Peanuts are not actually nuts, but legumes (members of the bean and pea family) and actually grow underground, so are not tree nuts like walnuts and almonds. This is why they are called Earthnuts and groundnuts, although these names also apply to a tuber which is also called a pignut from the plant, Conopodium majus. In Urdu they are Mong Phali and in India they are known as China badem. They have their origins in South America and were cultivated in Argentina and Bolivia 4,000 years ago. They are also called Gooper Pea and Monkey Nuts. They were spread from South America by the European explorers in the 15th and 16th centuries and reached India which is still one of the largest producers of peanuts.
   In Britain when you bought them in their shells, children would take them to the cinema and throw the shells from the top tier of seats onto the audience below, so they were eventually banned from at least one cinema in the town I lived in.
    Whenever I see peanuts I am reminded of George Melly singing “The Peanut Man” and although I have searched on the Net for this song and his particular lyrics, it was to little avail, you’ll no doubt understand why when you read what I can remember of them: - “Nuts! Hot Nuts! get them from the peanut man,
    ….get them while you can…..
     …He’s got the hottest nuts in town,
   Buy them from the peanut man.”
   The plant above ground can grow to 18 inches tall and has yellow flowers, and the peanuts are ready to harvest when the leaves have yellowed. Peanuts can then be sold in their shells or unshelled, perhaps roasted or even honey roasted, and whichever way you have your peanuts, including in the form of peanut butter, they are very good for the body and brain. The oil is also good as it can withstand fairly high temperatures without burning and it has oleic acid in it as does olive oil, which is rich in antioxidant properties. Its antioxidant properties are similar to those of pomegranates, and they are more potent than from carrots and beetroot. These properties are boosted when peanuts are roasted. They also contain resveratol, a flavonoid which is present in red grapes and their finished product, red wine. This improves the blood flow to the brain and so reduces the risk of strokes.
   Peanuts are a good source of dietary fibre, protein and carbohydrates in the form of “good” fats, which include Omega-6 and -3 fatty acids. They also contain Vitamin E, and the B-complex vitamins particularly niacin, which when combined can decrease the risk of Alzheimer’s disease. As for minerals, peanuts contain iron, zinc, copper, magnesium, phosphorous and are potassium rich, with traces of selenium too. Nuts seeds (such as pumpkin seeds) help to lower blood pressure and peanuts are no exception.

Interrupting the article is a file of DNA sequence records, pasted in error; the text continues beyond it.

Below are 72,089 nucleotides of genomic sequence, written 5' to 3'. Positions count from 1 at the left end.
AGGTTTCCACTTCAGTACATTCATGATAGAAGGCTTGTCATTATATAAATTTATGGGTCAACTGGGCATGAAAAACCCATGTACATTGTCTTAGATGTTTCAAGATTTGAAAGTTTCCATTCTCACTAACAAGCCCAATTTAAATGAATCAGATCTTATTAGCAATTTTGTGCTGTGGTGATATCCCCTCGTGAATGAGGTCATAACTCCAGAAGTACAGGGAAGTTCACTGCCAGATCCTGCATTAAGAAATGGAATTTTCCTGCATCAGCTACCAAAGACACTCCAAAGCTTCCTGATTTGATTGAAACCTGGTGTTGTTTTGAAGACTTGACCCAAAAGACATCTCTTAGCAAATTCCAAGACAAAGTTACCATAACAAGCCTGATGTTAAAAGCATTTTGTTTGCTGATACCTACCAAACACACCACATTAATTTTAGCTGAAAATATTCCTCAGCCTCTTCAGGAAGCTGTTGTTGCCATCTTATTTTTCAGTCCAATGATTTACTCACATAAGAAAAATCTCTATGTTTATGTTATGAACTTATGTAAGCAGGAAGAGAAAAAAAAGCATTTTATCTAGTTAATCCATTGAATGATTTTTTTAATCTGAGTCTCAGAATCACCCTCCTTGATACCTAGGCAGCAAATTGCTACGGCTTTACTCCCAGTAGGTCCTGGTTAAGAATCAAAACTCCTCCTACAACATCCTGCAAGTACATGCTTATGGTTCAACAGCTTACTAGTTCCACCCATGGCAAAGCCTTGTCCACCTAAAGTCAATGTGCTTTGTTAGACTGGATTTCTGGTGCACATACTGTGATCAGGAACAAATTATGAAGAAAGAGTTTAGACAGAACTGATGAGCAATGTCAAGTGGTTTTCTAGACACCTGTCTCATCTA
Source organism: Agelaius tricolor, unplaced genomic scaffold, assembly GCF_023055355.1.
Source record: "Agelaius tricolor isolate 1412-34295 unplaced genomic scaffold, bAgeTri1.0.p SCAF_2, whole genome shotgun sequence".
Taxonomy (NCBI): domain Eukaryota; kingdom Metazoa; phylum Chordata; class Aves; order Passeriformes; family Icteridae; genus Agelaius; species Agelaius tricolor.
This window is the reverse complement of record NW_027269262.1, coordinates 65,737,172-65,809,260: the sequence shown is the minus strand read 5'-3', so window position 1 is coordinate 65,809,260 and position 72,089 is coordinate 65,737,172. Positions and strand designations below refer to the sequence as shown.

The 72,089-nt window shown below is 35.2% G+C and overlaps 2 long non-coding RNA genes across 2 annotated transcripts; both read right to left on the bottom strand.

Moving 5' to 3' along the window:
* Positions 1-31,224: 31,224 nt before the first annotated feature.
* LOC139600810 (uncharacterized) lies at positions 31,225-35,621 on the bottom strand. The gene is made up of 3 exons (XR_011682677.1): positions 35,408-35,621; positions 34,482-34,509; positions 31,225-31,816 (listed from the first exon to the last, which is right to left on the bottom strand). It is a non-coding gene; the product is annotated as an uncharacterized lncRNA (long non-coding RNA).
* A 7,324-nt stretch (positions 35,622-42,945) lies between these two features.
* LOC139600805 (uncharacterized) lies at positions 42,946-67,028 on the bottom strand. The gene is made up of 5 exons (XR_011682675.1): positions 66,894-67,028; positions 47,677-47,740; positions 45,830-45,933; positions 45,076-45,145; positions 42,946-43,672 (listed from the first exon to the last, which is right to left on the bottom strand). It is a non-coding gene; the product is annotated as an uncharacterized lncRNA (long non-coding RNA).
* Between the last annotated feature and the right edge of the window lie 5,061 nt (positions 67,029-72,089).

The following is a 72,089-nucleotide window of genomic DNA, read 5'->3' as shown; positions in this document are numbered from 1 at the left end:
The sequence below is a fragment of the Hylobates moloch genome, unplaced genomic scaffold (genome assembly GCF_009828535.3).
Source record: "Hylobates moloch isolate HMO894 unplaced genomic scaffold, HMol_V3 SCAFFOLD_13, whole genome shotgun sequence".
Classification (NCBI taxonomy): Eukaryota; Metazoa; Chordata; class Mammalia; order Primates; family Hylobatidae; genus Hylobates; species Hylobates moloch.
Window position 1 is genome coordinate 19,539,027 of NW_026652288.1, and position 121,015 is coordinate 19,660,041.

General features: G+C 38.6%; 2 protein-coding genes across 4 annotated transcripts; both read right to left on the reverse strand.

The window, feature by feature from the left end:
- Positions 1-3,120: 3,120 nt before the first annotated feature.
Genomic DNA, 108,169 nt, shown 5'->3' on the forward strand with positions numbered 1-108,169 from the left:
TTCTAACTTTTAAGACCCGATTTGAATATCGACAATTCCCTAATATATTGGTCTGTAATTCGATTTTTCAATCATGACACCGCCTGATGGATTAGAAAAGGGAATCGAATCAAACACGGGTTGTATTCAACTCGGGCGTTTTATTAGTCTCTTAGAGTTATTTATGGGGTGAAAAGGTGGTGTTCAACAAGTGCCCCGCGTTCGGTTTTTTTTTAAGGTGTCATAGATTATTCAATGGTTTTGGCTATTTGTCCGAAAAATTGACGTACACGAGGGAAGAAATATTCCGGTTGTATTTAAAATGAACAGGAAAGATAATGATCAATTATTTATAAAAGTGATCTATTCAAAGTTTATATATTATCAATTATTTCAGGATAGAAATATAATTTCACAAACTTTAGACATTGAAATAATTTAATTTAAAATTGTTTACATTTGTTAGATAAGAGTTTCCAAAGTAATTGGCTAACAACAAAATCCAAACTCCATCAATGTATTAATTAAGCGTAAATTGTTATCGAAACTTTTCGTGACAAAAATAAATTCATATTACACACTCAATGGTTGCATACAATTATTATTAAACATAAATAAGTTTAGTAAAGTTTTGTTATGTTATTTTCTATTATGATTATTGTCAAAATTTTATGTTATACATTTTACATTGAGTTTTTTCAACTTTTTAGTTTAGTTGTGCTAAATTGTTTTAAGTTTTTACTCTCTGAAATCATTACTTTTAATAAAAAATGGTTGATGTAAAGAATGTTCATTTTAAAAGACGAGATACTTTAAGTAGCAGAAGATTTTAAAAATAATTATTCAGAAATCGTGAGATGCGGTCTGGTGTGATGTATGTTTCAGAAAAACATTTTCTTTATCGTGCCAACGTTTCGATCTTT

Peanuts also contain arginine, an amino acid which can help in cases of congestive heart failure, erectile dysfunction, upper respiratory ailments and type II diabetes. They have been used in some cultures as aphrodisiacs as well as anti-inflammatory agents and decoagulants.
peanut crop
  In the 19th century in the States, after the civil war, George Washington carver thought up 300 ways of using peanuts and advocated growing them instead of cotton as the cotton crops were being destroyed by the boll weevil. While we don’t use them in 300 different ways, they are used as biofuel, (the University of Georgia runs its fleet of buses for 8 hours a day on a 30% mix of peanut oil and diesel) as peanut oil is cheaper then some other oils. They are also used in the manufacturing of soap, cosmetics and lubricants, while the tops of the plants are used as fodder. The shells provide high fibre roughage in animal feed and are used in the manufacture of particle board and fertilizer, so there’s not much wastage from this plant.
  Peanuts can not only help to reduce the risk of heart disease, but can also help prevent cancer (antioxidant activities) and diabetes and may help reduce inflammation.
  At the end of the 19th century a physician in the US came up with peanut butter, although this had been made for centuries by people in other countries. Phineas T. Barnum sold bags of roasted peanuts to circus-goers in 1870 and now peanuts are served with drinks almost everywhere whether raw or roasted.
   Unfortunately many people suffer from peanut allergies, especially in the UK, so if you suffer with asthma or hay fever, you may be allergic to them. Some people also suffer from arachibutyrophobia which is the fear of getting peanuts stuck in the roof of the mouth. However for those with no peanut problem, November is designated as the month for Peanut Butter Lovers in the States.
   If you think that roasted peanuts are not worth the expensive, buy raw peanuts and use this recipe below to make your own roasted peanuts. Unsalted ones are good additions to soups and salads too, and are good in carrot halva, or added to breakfast cereals and muesli. When eaten in small amounts daily, peanuts can reduce the risk of many chronic diseases.
Shelled or unshelled peanuts
Freshly grated sea salt

Freeze unshelled peanuts which still have their skin on overnight to make it easy to rub it off with your fingers.
Preunshelled they can be roasted.
Place the sheet in the oven and leave shelled peanuts for 15-20 mins, and unshelled ones for 20-25 mins.
Sprinkle with freshly grated sea salt and leave to cool.
Store them in an air tight container.
These have Taste and are a Treat.

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